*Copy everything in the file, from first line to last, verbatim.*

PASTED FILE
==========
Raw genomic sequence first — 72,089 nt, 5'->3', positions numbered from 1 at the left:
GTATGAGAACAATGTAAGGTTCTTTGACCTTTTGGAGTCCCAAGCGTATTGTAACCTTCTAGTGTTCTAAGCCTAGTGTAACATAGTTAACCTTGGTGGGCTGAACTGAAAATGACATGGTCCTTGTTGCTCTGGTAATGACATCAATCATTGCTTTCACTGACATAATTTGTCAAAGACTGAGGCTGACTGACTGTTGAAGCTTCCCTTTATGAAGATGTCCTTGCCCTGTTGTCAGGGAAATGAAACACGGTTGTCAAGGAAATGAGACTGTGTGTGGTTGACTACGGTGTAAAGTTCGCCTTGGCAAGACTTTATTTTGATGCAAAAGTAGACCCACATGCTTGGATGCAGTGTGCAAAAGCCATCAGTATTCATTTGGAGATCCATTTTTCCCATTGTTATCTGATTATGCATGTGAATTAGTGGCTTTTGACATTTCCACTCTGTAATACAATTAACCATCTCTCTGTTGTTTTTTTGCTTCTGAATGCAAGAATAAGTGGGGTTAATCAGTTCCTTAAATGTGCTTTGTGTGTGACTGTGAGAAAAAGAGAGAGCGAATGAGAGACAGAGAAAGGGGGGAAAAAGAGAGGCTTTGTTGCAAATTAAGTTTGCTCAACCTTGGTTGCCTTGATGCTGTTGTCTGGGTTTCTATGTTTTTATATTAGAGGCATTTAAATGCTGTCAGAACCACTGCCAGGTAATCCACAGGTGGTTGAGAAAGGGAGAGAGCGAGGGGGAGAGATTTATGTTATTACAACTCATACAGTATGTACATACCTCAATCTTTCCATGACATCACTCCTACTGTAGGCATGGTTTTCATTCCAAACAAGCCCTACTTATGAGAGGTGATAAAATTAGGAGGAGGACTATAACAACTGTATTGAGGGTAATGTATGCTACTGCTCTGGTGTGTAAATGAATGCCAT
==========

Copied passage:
Raw genomic sequence first — 72,089 nt, 5'->3', positions numbered from 1 at the left:
GTATGAGAACAATGTAAGGTTCTTTGACCTTTTGGAGTCCCAAGCGTATTGTAACCTTCTAGTGTTCTAAGCCTAGTGTAACATAGTTAACCTTGGTGGGCTGAACTGAAAATGACATGGTCCTTGTTGCTCTGGTAATGACATCAATCATTGCTTTCACTGACATAATTTGTCAAAGACTGAGGCTGACTGACTGTTGAAGCTTCCCTTTATGAAGATGTCCTTGCCCTGTTGTCAGGGAAATGAAACACGGTTGTCAAGGAAATGAGACTGTGTGTGGTTGACTACGGTGTAAAGTTCGCCTTGGCAAGACTTTATTTTGATGCAAAAGTAGACCCACATGCTTGGATGCAGTGTGCAAAAGCCATCAGTATTCATTTGGAGATCCATTTTTCCCATTGTTATCTGATTATGCATGTGAATTAGTGGCTTTTGACATTTCCACTCTGTAATACAATTAACCATCTCTCTGTTGTTTTTTTGCTTCTGAATGCAAGAATAAGTGGGGTTAATCAGTTCCTTAAATGTGCTTTGTGTGTGACTGTGAGAAAAAGAGAGAGCGAATGAGAGACAGAGAAAGGGGGGAAAAAGAGAGGCTTTGTTGCAAATTAAGTTTGCTCAACCTTGGTTGCCTTGATGCTGTTGTCTGGGTTTCTATGTTTTTATATTAGAGGCATTTAAATGCTGTCAGAACCACTGCCAGGTAATCCACAGGTGGTTGAGAAAGGGAGAGAGCGAGGGGGAGAGATTTATGTTATTACAACTCATACAGTATGTACATACCTCAATCTTTCCATGACATCACTCCTACTGTAGGCATGGTTTTCATTCCAAACAAGCCCTACTTATGAGAGGTGATAAAATTAGGAGGAGGACTATAACAACTGTATTGAGGGTAATGTATGCTACTGCTCTGGTGTGTAAATGAATGCCAT